ONCE UPON A TIME IN HOLLYWOOD Celebrates Bromance and a Bygone Era

Quentin Tarantino’s 9th film proves a tribute to film, friendship, and Sharon Tate

For the most part you know what to expect going into a Quentin Tarantino film. A pastiche of older films, a distinct visual flair, memorable characters spouting enthralling dialog and sparking witty exchanges, a healthy punctuation of violence, and a stonking score. Once Upon a Time in Hollywood delivers on all counts, but it arrives with an air of uncertainty with its setting, looking to not only explore the cinematic and social scene in 1960s LA, but dark events involving the murder of Sharon Tate and four other people.

The film opens with something of a flashback, introducing us to our two leads during their own ‘golden era’, partnered on a NBC Western series called Bounty Law. Rick Dalton (Leonardo DiCaprio) is the star, while Cliff Booth (Brad Pitt) is his “load carrying” stunt double. Lurching forward in time, we see that Dalton’s aspirations to light up the big screen have faltered; instead he’s reduced to playing the “heavy,” a villainous guest spot on whatever new pilot or show is filming that week. Cliff, however, seems content assuming a role as Rick’s driver, point man, and best friend. A new agent, Marvin Schwarzs (Al Pacino), points out to Rick that while he’s getting work, it’s not exactly helping build his image and career, urging him to explore opportunities in Italian cinema. As Rick’s star fades, one rises in the form of Sharon Tate (a luminous Margot Robbie), who just happens to live next door with her husband and director Roman Polanski. As their careers shift through 1969, the film moves towards that fateful evening on Cielo Drive.

Tarantino’s love of cinema is well known, and setting a feature in such a rich period in Hollywood history allows him to indulge many of his trademarks and nods toward his genres of choice: the Western, Italian cinema, Kung Fu, and more. It’s a love letter to film and the industry not too unlike that depicted in Hail Caesar! More than an indulgence, it’s a setting that allows Tarantino to immerse us in the relationship between Rick and Cliff. Theirs is a genuine partnership built on respect and love for each other. Each is in a business where fame, image, and connections matter. Where time is the enemy of all and seems to be catching up to them both. It’s not just the film industry that is going through a change, but the social order too. All the while a growing sense of unease creeps into view as the Manson cult skirts the periphery of their lives. The cultural shift of the time is well embodied by the Sharon Tate murder, a loss of innocence and of potential. While many might have feared the film to be somewhat exploitative of these events, the truth is far from it. Instead Tarantino treads a path that not only expresses affection for Tate and what she represents, it also very clearly condemns the Manson family and their evil acts. The finale will provoke plenty of discussion and sets itself apart in tone from the rest of the film, but it’s hard to think of a more fitting way for the filmmaker to revisit history.

Pitt is effortlessly cool, playful, exuding charisma but with a streak of danger to him, something greatly aided by a running joke about an incident involving his ex-wife. DiCaprio turns in his best work in years, and he didn’t even need to endure raw liver and freezing temperatures to do it. There’s a remarkable balancing act and awareness to his performance as Dalton, jaded and sad, but still striving to nurture that inner confidence and talent, desperate to maintain his career, image, and legacy. He shares several scenes on set with a young child actor (Julia Butters) that offer much insight into his slide, his realization, and his emotional state, while offering up some of the more comedic moments in the film. The genuine rapport and affection between them, as well as their old school Hollywood stardom, bring so much charm and warmth to the picture, investing you in their shifting lives and relationship. Robbie gets far less to do than you’d expect, but she carves out some special moments in the film, most notably a joyous scene where she slips into a screening of one of Tate’s own films, The Wrecking Crew. Her presence is more symbolic than anything else, a delicately weighted but important contribution to the whole. As you’d expect from a Tarantino flick, it’s replete with great actors and performances, notably Kurt Russell, Timothy Olyphant, Mike Moh, Bruce Dern, Margaret Qualley (Tarantino’s new feet fixation?), and a very good girl indeed in Brandy the dog.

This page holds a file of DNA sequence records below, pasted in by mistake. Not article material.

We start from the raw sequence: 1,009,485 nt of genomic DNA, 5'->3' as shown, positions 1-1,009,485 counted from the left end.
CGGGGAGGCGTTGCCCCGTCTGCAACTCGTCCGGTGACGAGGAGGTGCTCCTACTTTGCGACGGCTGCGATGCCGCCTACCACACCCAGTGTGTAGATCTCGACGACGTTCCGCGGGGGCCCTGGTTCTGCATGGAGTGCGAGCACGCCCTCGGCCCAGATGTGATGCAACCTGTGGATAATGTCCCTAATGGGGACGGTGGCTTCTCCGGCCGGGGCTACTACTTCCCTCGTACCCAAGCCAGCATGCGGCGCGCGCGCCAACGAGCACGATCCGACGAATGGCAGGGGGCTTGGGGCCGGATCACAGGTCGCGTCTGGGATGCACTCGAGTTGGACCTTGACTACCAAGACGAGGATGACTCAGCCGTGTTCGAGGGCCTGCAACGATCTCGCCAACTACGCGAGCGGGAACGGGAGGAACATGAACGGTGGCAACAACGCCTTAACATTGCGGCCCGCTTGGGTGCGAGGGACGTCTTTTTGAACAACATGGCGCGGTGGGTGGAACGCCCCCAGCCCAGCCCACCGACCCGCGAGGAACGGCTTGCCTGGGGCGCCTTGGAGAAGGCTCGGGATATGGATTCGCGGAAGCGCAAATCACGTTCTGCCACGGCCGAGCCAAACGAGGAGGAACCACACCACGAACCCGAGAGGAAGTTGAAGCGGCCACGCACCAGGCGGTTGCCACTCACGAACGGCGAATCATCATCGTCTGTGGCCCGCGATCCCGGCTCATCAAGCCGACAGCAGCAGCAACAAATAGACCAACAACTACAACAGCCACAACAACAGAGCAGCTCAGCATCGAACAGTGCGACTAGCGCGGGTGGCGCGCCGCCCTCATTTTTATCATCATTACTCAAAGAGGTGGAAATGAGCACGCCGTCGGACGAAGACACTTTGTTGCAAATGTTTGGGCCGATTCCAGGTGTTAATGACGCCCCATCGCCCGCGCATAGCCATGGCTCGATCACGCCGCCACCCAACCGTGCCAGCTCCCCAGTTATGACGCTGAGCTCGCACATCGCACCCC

There aren’t enough words to praise the effort that went into the actual production work here, bringing 1969 LA back to life in spectacular fashion. Tarantino, along with by hazy dreamy aesthetic from cinematographer Robert Richardson and fueled by a vibrant period inspired soundtrack, showcase a bygone era, while leveraging the changes of the time into something far more human and affecting. While not as snappy as some of his work, Hollywood feels like a more mature and confident piece from the director, hearkening back to the longer dialogue and character driven scenes of Jackie Brown while pulling from the revisionist history angle of Inglorious Basterds. It’s a film to bask in, one brimming with humanity, hilarity, and everything else you’d expect from Tarantino.

Times change, as do people, but what persists is our desire to achieve, be loved, and leave a mark. It’s true whether it’s film or friendships, and in Cliff and Rick we have both covered. They bring heart to an affectionate exploration of bromance in a bygone age. Once Upon a Time in Hollywood is Tarantino at his most assured, using DiCaprio, Pitt, and Robbie to pay tribute to a lost era and a tragically lost talent.

Once Upon a Time In Hollywood is released July 26th, 2019.

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